Nice n Easy - 1960

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Let’s get this out of the way:  I like Nice ‘n’ Easy just fine. 

I enjoy it musically, although it’s far from my favorite Sinatra Capitol album.  Sonically, I don’t think it’s Sinatra’s worst-sounding Capitol release (the insanely asymmetrical Come Dance with Me wins that title hands-down in my book), but I struggle with its elevated place in the audiophile pantheon, as I view the album as being sonically flawed -- or at least “sonically odd” -- on multiple fronts, such as:

The stereo mix is backwards.  Two stereo LPs from the Sinatra/Capitol era, both mixed within about a ten-month time period, have the strings off to the right.  Everything else that Sinatra recorded at Capitol has violins in their traditional, real-life position, “to the conductor’s left.”  I find it hard to believe that somebody made a conscious, affirmative decision along the lines of “On this album, the strings belong on the right.”  I suspect it was done either by unintended technical error or by innocent ignorance.  Considering that this was the “mono is king” era, in the big picture, I’m guessing that nobody really cared or noticed.

This is the third straight “optimized for mono mix” album in terms of track layout on the 3-track tape.  In fact, the track layout very closely resembles that for its immediate predecessor, No One Cares, with the occasional addition of a trumpet soloist.

I find it interesting that this recording setup caused the Gordon Jenkins arrangements to be “string-side” heavy, while the Nelson Riddle arrangements come across as “winds side heavy.”

This is the second straight “vocal reverb is mono on the stereo mix” album.  The reverb is so odd on this album!  There is a heavy dose of stereo reverb added to the orchestra, which is fine, but then there is heavy reverb plastered behind the vocal that is strictly mono, which sounds unnatural in stereo.  I suspect that this was done to simplify stereo vs. mono mixdown from the 3-track tape, but that’s just a guess.  It was clearly done on purpose, as was the case for No One Cares before it.  When the album was remixed in the 80s, stereo reverb was applied to the vocal.

....but none of those things is my real “beef” with this album’s sound.  What’s my beef?


At left: One of the underground echo chambers at Capitol in Hollywood, set up for stereo reverb using Altec Voice of the Theatre loudspeakers (modified with JBL 2308 tweeter lenses).  Pickup appears to be via Shure SM-81 mics or similar.  Original pickup would have been with Altec 21-B microphones.

In the original mixes, there is something just WRONG about the vocal levels.  It’s like Sinatra’s voice is conveyed in drunken sailor mode, with the boat bobbing up and down on rough seas with nobody at the helm.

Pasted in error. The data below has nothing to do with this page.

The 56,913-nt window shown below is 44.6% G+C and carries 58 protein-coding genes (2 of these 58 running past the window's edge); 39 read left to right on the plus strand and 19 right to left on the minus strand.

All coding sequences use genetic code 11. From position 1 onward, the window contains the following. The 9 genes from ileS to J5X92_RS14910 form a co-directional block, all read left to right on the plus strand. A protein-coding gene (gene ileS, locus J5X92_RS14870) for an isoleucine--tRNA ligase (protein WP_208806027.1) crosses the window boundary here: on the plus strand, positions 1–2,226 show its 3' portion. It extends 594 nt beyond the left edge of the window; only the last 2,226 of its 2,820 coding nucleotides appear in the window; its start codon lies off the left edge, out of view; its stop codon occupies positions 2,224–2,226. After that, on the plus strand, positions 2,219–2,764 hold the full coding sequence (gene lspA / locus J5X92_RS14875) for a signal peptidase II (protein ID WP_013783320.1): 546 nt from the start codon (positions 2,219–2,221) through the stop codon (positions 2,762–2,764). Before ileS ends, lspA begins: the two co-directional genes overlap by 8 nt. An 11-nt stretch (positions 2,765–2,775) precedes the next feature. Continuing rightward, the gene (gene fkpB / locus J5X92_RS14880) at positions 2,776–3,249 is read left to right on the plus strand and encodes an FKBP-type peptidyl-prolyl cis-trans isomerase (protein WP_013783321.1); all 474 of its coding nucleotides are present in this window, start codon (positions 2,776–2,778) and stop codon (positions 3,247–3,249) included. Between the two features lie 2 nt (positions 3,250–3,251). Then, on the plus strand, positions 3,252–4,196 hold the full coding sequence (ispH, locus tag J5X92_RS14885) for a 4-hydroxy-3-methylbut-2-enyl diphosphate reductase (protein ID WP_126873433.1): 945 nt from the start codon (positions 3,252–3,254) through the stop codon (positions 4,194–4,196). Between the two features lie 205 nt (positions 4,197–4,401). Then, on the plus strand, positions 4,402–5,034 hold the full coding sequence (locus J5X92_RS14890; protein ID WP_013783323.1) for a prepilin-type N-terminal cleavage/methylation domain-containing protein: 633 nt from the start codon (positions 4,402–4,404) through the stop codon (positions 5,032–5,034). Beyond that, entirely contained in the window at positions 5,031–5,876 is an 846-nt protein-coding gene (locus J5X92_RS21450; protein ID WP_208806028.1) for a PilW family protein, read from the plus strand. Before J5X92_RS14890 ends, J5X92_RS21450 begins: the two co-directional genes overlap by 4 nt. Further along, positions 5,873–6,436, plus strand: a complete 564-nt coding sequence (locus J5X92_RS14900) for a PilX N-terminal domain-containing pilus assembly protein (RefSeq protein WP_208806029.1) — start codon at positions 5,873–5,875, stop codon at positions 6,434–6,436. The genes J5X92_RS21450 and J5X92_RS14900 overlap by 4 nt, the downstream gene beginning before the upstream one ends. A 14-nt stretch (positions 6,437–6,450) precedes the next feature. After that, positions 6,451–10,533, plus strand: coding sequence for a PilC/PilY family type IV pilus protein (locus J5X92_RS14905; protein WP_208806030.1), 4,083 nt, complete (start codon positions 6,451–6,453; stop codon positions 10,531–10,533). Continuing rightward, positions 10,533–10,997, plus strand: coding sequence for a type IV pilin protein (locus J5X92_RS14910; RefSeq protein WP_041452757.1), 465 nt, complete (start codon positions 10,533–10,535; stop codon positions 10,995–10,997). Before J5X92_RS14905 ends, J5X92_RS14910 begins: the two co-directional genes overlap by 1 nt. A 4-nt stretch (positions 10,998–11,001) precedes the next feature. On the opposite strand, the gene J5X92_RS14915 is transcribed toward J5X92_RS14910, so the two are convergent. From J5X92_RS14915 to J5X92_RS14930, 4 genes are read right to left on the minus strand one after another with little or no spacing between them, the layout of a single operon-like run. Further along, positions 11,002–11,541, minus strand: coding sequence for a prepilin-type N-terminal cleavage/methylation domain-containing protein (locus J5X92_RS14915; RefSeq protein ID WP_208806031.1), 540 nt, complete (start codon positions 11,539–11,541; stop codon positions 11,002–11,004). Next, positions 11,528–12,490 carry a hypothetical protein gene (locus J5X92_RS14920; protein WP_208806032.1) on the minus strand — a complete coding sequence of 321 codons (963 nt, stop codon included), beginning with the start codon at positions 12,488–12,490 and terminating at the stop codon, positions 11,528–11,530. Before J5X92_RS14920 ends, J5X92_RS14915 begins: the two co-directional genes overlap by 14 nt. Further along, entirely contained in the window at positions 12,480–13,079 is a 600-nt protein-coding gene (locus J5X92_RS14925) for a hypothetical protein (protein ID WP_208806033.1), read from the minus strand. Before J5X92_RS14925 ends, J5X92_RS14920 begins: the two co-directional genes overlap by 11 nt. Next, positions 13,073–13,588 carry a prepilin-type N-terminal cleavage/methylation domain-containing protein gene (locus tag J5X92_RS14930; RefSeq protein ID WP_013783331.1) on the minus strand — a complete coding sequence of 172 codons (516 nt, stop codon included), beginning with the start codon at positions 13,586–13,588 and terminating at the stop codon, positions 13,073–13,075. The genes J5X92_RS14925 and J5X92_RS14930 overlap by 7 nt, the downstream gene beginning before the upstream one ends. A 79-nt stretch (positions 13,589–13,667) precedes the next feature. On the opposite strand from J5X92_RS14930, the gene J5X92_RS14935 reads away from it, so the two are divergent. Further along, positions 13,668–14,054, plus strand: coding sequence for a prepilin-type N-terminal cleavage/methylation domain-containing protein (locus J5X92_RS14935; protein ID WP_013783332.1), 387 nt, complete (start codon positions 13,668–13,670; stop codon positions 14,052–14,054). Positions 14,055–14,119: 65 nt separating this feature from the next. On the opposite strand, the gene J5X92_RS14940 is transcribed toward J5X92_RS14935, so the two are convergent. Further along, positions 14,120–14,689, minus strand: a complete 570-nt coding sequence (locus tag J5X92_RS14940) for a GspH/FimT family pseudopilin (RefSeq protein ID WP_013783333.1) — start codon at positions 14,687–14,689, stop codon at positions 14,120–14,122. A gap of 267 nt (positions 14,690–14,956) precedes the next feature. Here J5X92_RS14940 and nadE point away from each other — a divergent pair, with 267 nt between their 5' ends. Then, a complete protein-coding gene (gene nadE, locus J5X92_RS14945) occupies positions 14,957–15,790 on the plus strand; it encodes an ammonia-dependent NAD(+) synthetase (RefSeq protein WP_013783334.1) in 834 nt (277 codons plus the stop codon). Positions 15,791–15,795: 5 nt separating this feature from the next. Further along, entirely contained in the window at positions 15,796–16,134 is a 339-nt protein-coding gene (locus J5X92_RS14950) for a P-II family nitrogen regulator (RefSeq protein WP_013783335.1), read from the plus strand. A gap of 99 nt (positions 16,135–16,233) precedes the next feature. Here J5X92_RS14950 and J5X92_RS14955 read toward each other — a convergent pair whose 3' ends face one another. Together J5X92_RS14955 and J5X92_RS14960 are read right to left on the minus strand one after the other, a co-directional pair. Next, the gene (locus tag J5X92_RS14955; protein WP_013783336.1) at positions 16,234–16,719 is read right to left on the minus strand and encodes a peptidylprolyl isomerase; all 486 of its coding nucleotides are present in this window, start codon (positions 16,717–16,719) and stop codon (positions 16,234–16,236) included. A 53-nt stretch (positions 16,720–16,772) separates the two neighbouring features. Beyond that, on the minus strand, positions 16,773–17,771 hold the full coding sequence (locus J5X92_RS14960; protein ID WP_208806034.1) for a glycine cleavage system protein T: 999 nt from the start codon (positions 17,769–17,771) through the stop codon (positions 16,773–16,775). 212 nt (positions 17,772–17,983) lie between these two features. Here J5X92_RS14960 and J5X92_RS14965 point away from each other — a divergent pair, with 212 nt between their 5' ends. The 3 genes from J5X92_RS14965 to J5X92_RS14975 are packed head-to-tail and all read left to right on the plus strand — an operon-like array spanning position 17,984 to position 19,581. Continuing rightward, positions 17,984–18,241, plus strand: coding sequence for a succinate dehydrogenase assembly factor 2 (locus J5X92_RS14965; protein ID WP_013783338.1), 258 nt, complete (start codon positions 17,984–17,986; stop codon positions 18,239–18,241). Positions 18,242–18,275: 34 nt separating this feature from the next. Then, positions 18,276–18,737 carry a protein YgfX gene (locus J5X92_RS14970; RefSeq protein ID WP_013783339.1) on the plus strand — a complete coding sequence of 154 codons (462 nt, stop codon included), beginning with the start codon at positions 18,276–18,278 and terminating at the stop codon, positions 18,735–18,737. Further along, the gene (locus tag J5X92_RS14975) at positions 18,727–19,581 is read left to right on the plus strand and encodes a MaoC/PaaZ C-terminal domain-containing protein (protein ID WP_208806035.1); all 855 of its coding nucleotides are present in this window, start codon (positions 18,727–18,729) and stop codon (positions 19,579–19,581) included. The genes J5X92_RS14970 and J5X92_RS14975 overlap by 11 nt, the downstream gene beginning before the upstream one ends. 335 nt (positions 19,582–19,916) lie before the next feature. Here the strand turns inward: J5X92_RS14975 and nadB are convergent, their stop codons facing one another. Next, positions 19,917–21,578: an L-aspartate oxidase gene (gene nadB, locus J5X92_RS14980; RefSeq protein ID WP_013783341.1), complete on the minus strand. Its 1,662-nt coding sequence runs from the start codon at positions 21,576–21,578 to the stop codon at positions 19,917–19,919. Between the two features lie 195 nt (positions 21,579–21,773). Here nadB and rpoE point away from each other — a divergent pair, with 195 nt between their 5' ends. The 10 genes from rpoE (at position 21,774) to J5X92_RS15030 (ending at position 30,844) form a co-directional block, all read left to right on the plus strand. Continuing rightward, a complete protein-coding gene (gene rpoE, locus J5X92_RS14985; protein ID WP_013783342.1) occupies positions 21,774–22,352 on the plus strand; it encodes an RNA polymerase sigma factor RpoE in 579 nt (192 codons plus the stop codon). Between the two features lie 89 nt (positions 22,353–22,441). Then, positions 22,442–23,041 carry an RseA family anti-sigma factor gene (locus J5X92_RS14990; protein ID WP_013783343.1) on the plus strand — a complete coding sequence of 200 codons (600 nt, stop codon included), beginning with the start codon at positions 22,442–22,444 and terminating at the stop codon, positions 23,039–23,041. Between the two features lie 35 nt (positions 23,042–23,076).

I don’t know exactly where to point the finger in terms of “where the screw-up came.  It’s possible that it was a miscalibration (or flat-out user error) or operational defect in an Altec limiter (or some other rack gear) at Capitol used during mixdown.

Upper left: Equipment rack at the Capitol tower, 1956, with an Altec 322c visible in the lower left of the image.  Above: a modern photo of the full unit.  Left: Details of the center panel (of a similar A 322c), including the recessed calibration screws along the top.

So, what is the defect?  Please have a listen to these two clips:

CLIP ONE: MamselleMidMFSL.mp3


(The above two clips are the “mid” component from the original stereo mix, so they play in mono.)  In this case, I used the recent MFSL CD, but any source that uses the original mix exhibits the same flaw.  Clearly, a limiter or compressor was in use during the mixdown session that was set or misused or misbehaving in a way that caused Sinatra’s vocal to slowly undulate (in terms of dynamics).  In CLIP ONE (above), do you really think that Frank Sinatra was trying to sing, “Your lovely eyes seem to sparkle just liKE WINE DOes; no heart every yearned the waY THAT MINE DOES,” or that on CLIP TWO he was intentionally singing, “but why should I leaVE HER ANd wHY  SHoULD I go?”  Of course not!  It happens over and over, though, in the original stereo mix, and it’s very bothersome!  BELOW is that second clip again, first from the Walsh remix, then from the original/MFSL mix.  (Note the lack of “drunken sailor” effect on the Walsh segment).  Again, this is “mid only” (mono).

CLIP TWO again, Walsh ---> Original mix: ButWhyDryWetMidOnly.mp3

Same clip in STEREO: ButWhyDryWetStereo.mp3

Clearly, that sort of thing was not intended, and it’s not the way Frank Sinatra sang that song in the studio, yet it is what we’ve been hearing in the stereo mix for the last half-century.  That’s my real beef with the original stereo mix.

Please continue to page three.